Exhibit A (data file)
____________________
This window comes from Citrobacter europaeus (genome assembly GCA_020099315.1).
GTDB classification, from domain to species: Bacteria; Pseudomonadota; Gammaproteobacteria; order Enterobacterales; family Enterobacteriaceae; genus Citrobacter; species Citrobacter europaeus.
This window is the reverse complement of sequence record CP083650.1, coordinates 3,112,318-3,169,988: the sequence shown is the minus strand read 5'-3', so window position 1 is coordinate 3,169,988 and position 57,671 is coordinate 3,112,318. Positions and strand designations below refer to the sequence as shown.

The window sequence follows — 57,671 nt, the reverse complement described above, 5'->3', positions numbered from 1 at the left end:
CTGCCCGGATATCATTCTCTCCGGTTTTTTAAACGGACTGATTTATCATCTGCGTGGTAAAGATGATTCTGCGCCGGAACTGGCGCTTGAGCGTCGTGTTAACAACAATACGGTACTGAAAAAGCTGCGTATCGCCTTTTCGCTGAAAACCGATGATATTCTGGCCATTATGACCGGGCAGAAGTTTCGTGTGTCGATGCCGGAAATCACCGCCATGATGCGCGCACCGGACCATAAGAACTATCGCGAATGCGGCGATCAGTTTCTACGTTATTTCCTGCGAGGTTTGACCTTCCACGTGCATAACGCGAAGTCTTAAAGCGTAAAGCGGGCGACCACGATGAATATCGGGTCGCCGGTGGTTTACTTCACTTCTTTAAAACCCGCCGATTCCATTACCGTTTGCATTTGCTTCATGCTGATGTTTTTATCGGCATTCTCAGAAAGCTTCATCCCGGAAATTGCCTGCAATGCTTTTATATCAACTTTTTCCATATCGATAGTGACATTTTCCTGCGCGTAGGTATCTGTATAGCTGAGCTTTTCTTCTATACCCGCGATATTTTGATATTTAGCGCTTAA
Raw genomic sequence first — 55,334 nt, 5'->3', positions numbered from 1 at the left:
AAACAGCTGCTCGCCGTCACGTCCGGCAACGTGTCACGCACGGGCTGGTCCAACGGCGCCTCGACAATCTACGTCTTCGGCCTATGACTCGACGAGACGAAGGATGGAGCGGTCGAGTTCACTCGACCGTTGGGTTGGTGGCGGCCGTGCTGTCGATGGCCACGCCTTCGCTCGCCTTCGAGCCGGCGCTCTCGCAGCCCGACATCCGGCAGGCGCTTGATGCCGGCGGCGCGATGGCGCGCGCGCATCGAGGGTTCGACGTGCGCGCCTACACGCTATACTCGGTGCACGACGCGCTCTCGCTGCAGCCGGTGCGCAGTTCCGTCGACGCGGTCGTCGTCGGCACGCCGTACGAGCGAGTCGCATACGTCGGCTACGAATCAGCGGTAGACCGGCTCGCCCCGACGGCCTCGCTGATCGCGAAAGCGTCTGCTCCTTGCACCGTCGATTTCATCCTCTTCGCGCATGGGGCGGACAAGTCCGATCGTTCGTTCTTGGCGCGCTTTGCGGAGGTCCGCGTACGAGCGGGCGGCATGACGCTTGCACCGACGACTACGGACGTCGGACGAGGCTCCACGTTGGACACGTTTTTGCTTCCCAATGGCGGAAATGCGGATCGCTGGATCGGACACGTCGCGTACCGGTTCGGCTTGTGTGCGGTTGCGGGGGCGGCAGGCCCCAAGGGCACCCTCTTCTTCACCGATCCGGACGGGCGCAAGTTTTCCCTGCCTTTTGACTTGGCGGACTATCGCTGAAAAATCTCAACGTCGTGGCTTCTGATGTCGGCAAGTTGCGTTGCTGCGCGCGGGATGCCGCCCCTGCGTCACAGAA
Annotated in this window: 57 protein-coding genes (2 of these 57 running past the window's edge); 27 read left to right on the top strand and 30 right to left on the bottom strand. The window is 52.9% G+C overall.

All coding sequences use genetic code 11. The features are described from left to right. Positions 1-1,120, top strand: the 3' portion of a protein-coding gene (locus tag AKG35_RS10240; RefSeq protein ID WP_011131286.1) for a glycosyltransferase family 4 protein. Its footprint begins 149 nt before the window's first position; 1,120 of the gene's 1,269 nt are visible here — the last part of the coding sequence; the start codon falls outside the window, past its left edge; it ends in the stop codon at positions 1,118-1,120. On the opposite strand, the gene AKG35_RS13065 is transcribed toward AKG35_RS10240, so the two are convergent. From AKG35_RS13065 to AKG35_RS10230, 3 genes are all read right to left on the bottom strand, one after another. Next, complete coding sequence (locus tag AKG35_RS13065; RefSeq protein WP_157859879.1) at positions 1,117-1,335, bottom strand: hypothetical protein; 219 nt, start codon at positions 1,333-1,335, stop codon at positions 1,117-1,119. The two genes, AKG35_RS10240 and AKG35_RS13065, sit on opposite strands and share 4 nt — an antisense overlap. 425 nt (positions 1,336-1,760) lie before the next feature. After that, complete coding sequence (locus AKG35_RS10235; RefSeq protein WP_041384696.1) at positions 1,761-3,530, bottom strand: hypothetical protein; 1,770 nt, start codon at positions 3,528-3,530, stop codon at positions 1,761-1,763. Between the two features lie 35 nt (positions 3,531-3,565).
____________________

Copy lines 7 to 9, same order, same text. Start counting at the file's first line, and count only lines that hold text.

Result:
AAACAGCTGCTCGCCGTCACGTCCGGCAACGTGTCACGCACGGGCTGGTCCAACGGCGCCTCGACAATCTACGTCTTCGGCCTATGACTCGACGAGACGAAGGATGGAGCGGTCGAGTTCACTCGACCGTTGGGTTGGTGGCGGCCGTGCTGTCGATGGCCACGCCTTCGCTCGCCTTCGAGCCGGCGCTCTCGCAGCCCGACATCCGGCAGGCGCTTGATGCCGGCGGCGCGATGGCGCGCGCGCATCGAGGGTTCGACGTGCGCGCCTACACGCTATACTCGGTGCACGACGCGCTCTCGCTGCAGCCGGTGCGCAGTTCCGTCGACGCGGTCGTCGTCGGCACGCCGTACGAGCGAGTCGCATACGTCGGCTACGAATCAGCGGTAGACCGGCTCGCCCCGACGGCCTCGCTGATCGCGAAAGCGTCTGCTCCTTGCACCGTCGATTTCATCCTCTTCGCGCATGGGGCGGACAAGTCCGATCGTTCGTTCTTGGCGCGCTTTGCGGAGGTCCGCGTACGAGCGGGCGGCATGACGCTTGCACCGACGACTACGGACGTCGGACGAGGCTCCACGTTGGACACGTTTTTGCTTCCCAATGGCGGAAATGCGGATCGCTGGATCGGACACGTCGCGTACCGGTTCGGCTTGTGTGCGGTTGCGGGGGCGGCAGGCCCCAAGGGCACCCTCTTCTTCACCGATCCGGACGGGCGCAAGTTTTCCCTGCCTTTTGACTTGGCGGACTATCGCTGAAAAATCTCAACGTCGTGGCTTCTGATGTCGGCAAGTTGCGTTGCTGCGCGCGGGATGCCGCCCCTGCGTCACAGAA
Annotated in this window: 57 protein-coding genes (2 of these 57 running past the window's edge); 27 read left to right on the top strand and 30 right to left on the bottom strand. The window is 52.9% G+C overall.

All coding sequences use genetic code 11. The features are described from left to right. Positions 1-1,120, top strand: the 3' portion of a protein-coding gene (locus tag AKG35_RS10240; RefSeq protein ID WP_011131286.1) for a glycosyltransferase family 4 protein. Its footprint begins 149 nt before the window's first position; 1,120 of the gene's 1,269 nt are visible here — the last part of the coding sequence; the start codon falls outside the window, past its left edge; it ends in the stop codon at positions 1,118-1,120. On the opposite strand, the gene AKG35_RS13065 is transcribed toward AKG35_RS10240, so the two are convergent. From AKG35_RS13065 to AKG35_RS10230, 3 genes are all read right to left on the bottom strand, one after another. Next, complete coding sequence (locus tag AKG35_RS13065; RefSeq protein WP_157859879.1) at positions 1,117-1,335, bottom strand: hypothetical protein; 219 nt, start codon at positions 1,333-1,335, stop codon at positions 1,117-1,119. The two genes, AKG35_RS10240 and AKG35_RS13065, sit on opposite strands and share 4 nt — an antisense overlap. 425 nt (positions 1,336-1,760) lie before the next feature. After that, complete coding sequence (locus AKG35_RS10235; RefSeq protein WP_041384696.1) at positions 1,761-3,530, bottom strand: hypothetical protein; 1,770 nt, start codon at positions 3,528-3,530, stop codon at positions 1,761-1,763. Between the two features lie 35 nt (positions 3,531-3,565).